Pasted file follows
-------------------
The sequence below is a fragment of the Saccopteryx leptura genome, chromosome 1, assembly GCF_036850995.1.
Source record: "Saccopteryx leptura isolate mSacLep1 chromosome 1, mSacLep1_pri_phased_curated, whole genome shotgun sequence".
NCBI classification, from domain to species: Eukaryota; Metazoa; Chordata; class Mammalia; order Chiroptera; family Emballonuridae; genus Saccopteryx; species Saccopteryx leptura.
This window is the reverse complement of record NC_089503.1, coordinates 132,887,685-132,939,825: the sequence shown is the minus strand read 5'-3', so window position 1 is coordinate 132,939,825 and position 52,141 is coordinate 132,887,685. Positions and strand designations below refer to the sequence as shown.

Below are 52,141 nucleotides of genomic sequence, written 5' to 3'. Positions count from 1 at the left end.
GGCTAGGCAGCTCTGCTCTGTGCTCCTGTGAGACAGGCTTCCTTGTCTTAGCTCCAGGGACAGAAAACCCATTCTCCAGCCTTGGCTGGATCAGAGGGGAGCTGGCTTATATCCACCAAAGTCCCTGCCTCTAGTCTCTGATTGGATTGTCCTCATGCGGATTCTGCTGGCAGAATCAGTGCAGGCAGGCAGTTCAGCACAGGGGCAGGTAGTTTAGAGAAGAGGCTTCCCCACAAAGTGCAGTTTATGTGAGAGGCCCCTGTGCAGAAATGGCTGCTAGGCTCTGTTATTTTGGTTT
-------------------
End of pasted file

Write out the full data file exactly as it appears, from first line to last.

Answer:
The sequence below is a fragment of the Saccopteryx leptura genome, chromosome 1, assembly GCF_036850995.1.
Source record: "Saccopteryx leptura isolate mSacLep1 chromosome 1, mSacLep1_pri_phased_curated, whole genome shotgun sequence".
NCBI classification, from domain to species: Eukaryota; Metazoa; Chordata; class Mammalia; order Chiroptera; family Emballonuridae; genus Saccopteryx; species Saccopteryx leptura.
This window is the reverse complement of record NC_089503.1, coordinates 132,887,685-132,939,825: the sequence shown is the minus strand read 5'-3', so window position 1 is coordinate 132,939,825 and position 52,141 is coordinate 132,887,685. Positions and strand designations below refer to the sequence as shown.

Below are 52,141 nucleotides of genomic sequence, written 5' to 3'. Positions count from 1 at the left end.
GGCTAGGCAGCTCTGCTCTGTGCTCCTGTGAGACAGGCTTCCTTGTCTTAGCTCCAGGGACAGAAAACCCATTCTCCAGCCTTGGCTGGATCAGAGGGGAGCTGGCTTATATCCACCAAAGTCCCTGCCTCTAGTCTCTGATTGGATTGTCCTCATGCGGATTCTGCTGGCAGAATCAGTGCAGGCAGGCAGTTCAGCACAGGGGCAGGTAGTTTAGAGAAGAGGCTTCCCCACAAAGTGCAGTTTATGTGAGAGGCCCCTGTGCAGAAATGGCTGCTAGGCTCTGTTATTTTGGTTT